18 Constructed Response - Area Complete the constructed response on page 11 of the student bookletA farmer has 100 m of fencing to make a pen for his pigs. He decides a rectangle would be the best shape.What are some possible sizes of pens he could make?How do the areas of the pens compare and what sizethey would recommend and why?What pen has the greatest area?What is special about this rectangle?
19 Find the perimeter and area of a classroom door, then come up with a concept for our “Spring” door. Draw your door and list all the necessary materials and their measurements.Write your name at the top and enter it into the teacher inbox to deicide our “Spring has Sprung” door!
20 Complete unit review on page 269 in textbook Math ReviewComplete unit review onpage 269 in textbook
21 VolumeVolume – the amount of space occupied by a 3- dimensional objectMeasured in cubic centimetres (for small objects) and metres (for large objects)Volume of rectangular prism =length x width x heightComplete page 68 in workbookhwl
22 Volume – Cubic Centimetres s.htmlWhat is the volume of this rectangular prism?length x width x height
23 Volume – Cubic Centimetres Complete page 69 in workbookComplete journal entry page 14 of bookletHow could you figure out how many cubes would fit in a box without filling it? Explain.
24 Towers ActivityWhen finished complete page 15 in student booklet
25 Volume – Cubic Metres Complete page 70 in workbook Complete journal entry on page 15 in student bookletName a 3-D object that could be measured using cubic centimetres and a 3-D object that would be measured in cubic metres and explain why?
26 CapacityCapacity is used for measuring liquids or the containers that hold those liquidsIt is measured using millilitres (ml)or litres (L)Order your containers from least to greatest…What did you notice?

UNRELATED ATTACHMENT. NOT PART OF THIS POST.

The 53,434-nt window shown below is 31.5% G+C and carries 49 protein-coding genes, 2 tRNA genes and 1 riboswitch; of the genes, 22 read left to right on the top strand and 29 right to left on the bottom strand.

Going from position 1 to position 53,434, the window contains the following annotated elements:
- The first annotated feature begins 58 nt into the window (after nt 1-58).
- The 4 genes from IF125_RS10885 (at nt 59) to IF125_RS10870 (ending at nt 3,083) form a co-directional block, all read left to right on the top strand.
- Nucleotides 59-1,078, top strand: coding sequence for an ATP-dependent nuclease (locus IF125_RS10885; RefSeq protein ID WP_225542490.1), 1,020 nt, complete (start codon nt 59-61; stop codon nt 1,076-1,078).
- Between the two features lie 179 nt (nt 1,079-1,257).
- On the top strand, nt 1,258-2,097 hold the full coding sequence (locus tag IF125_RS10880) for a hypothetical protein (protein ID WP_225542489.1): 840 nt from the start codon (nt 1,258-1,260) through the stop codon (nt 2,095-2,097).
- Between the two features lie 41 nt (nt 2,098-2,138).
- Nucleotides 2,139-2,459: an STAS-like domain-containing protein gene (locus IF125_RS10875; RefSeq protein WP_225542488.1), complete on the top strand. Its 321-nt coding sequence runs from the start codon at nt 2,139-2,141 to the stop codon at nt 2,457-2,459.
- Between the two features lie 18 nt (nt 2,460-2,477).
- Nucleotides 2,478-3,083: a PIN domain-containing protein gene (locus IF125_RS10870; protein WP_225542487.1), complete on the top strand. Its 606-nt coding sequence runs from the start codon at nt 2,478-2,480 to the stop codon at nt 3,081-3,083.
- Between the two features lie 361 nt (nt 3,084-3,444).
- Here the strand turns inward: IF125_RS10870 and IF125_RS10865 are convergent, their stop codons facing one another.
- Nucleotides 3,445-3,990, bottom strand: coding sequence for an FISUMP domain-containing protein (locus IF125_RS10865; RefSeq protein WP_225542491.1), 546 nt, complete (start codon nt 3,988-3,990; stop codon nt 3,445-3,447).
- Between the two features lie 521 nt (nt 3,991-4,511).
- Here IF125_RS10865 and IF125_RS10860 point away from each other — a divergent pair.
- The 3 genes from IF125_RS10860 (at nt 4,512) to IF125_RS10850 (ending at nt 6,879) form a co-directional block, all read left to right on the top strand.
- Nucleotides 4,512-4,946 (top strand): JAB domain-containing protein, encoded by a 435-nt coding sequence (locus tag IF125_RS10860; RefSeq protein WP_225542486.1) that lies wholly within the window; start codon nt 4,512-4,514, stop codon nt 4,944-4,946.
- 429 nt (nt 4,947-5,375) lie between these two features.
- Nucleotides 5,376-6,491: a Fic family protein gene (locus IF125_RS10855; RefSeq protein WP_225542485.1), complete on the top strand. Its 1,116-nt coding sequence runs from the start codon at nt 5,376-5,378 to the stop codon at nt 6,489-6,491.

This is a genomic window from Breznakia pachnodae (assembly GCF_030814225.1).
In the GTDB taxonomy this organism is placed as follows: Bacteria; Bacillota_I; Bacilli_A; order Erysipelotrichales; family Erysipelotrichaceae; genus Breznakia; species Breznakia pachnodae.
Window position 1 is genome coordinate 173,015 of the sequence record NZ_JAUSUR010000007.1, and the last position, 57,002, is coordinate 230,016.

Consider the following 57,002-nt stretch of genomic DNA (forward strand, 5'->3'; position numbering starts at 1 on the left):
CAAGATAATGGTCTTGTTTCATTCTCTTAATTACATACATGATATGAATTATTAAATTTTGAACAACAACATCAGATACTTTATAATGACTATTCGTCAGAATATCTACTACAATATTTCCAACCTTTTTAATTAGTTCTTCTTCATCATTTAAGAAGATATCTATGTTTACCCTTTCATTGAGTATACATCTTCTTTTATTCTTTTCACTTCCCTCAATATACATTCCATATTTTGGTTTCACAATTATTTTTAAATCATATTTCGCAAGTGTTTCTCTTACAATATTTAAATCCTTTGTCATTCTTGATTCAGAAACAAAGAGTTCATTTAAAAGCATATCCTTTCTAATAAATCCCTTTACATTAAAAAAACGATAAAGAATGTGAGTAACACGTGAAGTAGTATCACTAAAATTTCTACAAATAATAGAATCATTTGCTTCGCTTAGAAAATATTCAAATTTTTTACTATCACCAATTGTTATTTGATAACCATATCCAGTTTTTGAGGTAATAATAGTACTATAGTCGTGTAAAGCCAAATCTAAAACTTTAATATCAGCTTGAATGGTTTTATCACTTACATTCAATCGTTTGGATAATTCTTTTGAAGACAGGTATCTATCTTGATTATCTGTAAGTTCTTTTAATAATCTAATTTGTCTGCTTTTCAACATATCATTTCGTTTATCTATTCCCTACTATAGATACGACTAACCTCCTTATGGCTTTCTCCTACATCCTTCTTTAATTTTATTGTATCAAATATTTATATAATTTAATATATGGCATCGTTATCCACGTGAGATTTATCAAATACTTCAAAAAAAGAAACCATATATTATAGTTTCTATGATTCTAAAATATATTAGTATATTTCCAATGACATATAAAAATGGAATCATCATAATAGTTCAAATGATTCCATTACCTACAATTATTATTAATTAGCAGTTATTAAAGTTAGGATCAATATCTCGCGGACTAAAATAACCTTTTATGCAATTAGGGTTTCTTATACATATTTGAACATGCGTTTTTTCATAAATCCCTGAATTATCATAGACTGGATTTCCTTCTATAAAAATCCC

28 Capacity – Frayer Model Real-Life Problems and Visual RepresentationsDefinitionTermExamplesNon-examples
29 Capacity – Frayer Model Definition:Capacity is the amount that a container can hold.Real Life Problems and Visual Representations:Sarah is filling a 1L plastic bottle with different color sand. Which of the following containers filled with sand could she use to completely fill her bottle?Container A: 355 mlContainer B: 225 mlContainer C: 125 mlContainer D: 420 mlContainer E: 160 mlPossibilities:Fill container C, 4 times.Fill Containers A, B, and D, 1 time eachFill Container D twice and Container E once.Examples:sand in a sandboxwater in a swimming pooljuice in a pitchermilk in a glassNon-Examples:fencing around a gardenlace around a tableclothpainting wallstiling floors
30 Capacity - EstimationComplete page 72 in workbookMr. Franklin filled a bucket with water to clean his floor. Does the bucket probably hold 9 litres of water or 9 millilitres of water? Explain.A millilitre is about 20 drops of water.This bottle is1 L of water.
31 ActivityComplete pages 283 and 284, in textbookQuestions 1 - 4
32 Capacity - Conversion Complete page 17 of student booklet To convert from litres (L) to millilitres (ml) you must multiply by 1 0001 L = mlTo convert from millilitres (ml) to litres (L) you must divide by 1 0001 000 ml = 1 L
33 Journal EntryComplete page 18 in student booklet
34 Review Complete review page 19 – 21 in student booklet Play “Pour It!” in groups of 2-4 players